George Kent, the deputy assistant secretary of state for European and Eurasian affairs, had a lot to say in closed-door testimony before House investigators last week.
For one thing, he told lawmakers that Rudy Giuliani lobbied the State department to grant Viktor Shokin a visa in January. Shokin was the corrupt prosecutor Joe Biden (acting on the advice of the Obama State department, Europe and the IMF) successfully had removed by threatening to withhold US aid.
Unfortunately, Hunter Biden was serving on the board of a Ukrainian gas company at the time, something Kent said he warned Biden staffers about in 2015, only to be ignored.
Kent’s closed-door testimony – details of which surfaced Friday afternoon – came amid a string of depositions from former and current officials including the president’s former top adviser on Russia and Ukraine Fiona Hill, EU ambassador Gordon Sondland, Mike Pompeo’s former top aide Michael McKinley and, of course, Marie Yovanovitch.
Well, as it turns out, Kent also told lawmakers that Donald Trump’s generalized disdain for Ukraine was amplified by (you’ll never guess) Vladimir Putin and Viktor Orban – you couldn’t find a nicer couple of guys, I know.
“Kent cited the influence of those leaders as a factor that helped sour Trump on Ukrainian President Volodymyr Zelensky in the months leading up to their July 25 phone call”, the Washington Post wrote on Monday evening. That would be the phone call that precipitated the whistle-blower complaint at the heart of the impeachment inquiry.
Current and former US officials who spoke to the Post emphasized that “neither of those foreign leaders specifically encouraged Trump to see Ukraine as a potential source of damaging information about Democratic presidential candidate Joe Biden, nor did they describe Kyiv as complicit in an unsubstantiated 2016 election conspiracy”.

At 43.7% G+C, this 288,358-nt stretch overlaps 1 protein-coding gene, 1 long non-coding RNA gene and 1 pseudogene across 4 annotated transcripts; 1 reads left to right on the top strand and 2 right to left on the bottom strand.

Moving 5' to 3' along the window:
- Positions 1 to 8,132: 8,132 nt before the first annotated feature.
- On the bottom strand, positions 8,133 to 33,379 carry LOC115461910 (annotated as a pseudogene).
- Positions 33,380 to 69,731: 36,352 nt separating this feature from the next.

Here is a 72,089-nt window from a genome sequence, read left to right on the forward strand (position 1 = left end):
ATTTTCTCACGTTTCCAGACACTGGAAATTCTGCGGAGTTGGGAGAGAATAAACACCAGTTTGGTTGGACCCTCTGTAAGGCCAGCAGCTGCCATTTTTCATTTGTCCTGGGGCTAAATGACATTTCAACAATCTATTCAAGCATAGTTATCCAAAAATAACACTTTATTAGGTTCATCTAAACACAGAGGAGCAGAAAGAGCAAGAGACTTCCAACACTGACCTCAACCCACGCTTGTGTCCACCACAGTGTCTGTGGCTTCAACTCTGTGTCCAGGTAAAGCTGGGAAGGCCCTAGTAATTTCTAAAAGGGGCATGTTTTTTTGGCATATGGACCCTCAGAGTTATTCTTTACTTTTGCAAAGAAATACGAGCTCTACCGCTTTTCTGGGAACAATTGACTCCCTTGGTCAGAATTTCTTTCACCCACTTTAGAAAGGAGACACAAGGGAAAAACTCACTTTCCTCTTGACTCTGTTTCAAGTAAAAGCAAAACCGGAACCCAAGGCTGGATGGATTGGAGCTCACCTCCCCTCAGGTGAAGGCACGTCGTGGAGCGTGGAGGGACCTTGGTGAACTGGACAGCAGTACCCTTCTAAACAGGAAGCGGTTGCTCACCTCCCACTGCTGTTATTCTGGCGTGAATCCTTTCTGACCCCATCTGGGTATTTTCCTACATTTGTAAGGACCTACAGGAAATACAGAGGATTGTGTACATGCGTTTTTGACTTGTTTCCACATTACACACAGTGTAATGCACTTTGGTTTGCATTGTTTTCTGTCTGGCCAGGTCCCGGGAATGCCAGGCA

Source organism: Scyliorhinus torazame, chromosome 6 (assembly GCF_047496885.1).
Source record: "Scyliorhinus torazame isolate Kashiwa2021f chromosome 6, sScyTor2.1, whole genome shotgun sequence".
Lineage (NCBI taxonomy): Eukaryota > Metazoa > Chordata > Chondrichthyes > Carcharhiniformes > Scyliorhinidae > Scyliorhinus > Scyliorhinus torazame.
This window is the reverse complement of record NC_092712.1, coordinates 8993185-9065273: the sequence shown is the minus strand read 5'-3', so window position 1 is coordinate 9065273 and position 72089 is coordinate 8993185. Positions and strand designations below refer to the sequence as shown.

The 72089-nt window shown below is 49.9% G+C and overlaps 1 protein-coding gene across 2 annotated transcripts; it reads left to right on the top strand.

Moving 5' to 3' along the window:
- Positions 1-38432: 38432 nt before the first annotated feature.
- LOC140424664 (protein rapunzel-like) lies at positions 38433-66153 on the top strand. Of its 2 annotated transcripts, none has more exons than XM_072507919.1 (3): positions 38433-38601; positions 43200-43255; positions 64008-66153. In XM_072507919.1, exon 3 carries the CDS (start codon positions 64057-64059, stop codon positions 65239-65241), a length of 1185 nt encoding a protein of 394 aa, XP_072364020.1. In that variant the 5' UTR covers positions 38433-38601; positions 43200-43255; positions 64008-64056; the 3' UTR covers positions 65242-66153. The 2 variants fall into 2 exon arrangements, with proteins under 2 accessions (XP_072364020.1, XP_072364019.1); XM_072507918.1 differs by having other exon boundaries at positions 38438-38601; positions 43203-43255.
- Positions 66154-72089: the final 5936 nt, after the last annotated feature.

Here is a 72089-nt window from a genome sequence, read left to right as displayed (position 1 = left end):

Of course, they didn’t have to. Giuliani had already spent months planting those conspiracy theories in Trump’s head, Inception-style, with the help of Lev Parnas, Igor Fruman (who were arrested earlier this month), Joe diGenova, his wife Victoria Toensing and, “naturally”, Dmitry Firtash, a Ukrainian oligarch with Russian mob connections charged in the US with conspiracy and racketeering, and currently fighting extradition from Vienna. (And yes, that’s all just as insane as it sounds.)
You can be absolutely sure that Putin was well aware of Giuliani’s efforts when he disparaged Ukraine to Trump. To think otherwise would be to underestimate the Kremlin’s penchant for making sure Putin knows all the angles at all times.
As for Orban, well, let’s just say Trump made a show of welcoming him to the White House in May, around the exact same time Gordon Sondland, Rick Perry and Kurt Volker (the “three amigos”) were allegedly working to bridge the gap between Giuliani’s international lobbying efforts and official US policy.
“Trump’s conversations with Putin, Orban and others reinforced his perception of Ukraine as a hopelessly corrupt country — one that Trump now also appears to believe sought to undermine him in the 2016 US election”, WaPo goes on to write, adding that “their disparaging depictions of Ukraine reinforced Trump’s perceptions of the country and fed a dysfunctional dynamic in which White House officials struggled to persuade Trump to support the fledgling government in Kyiv instead of exploiting it for political purposes”.
Consider this just the latest example of how every autocrat on the face of the planet (from Putin to Erdogan to el-Sisi to Kim Jong-Un) views Trump as a hapless buffoon ripe for exploitation.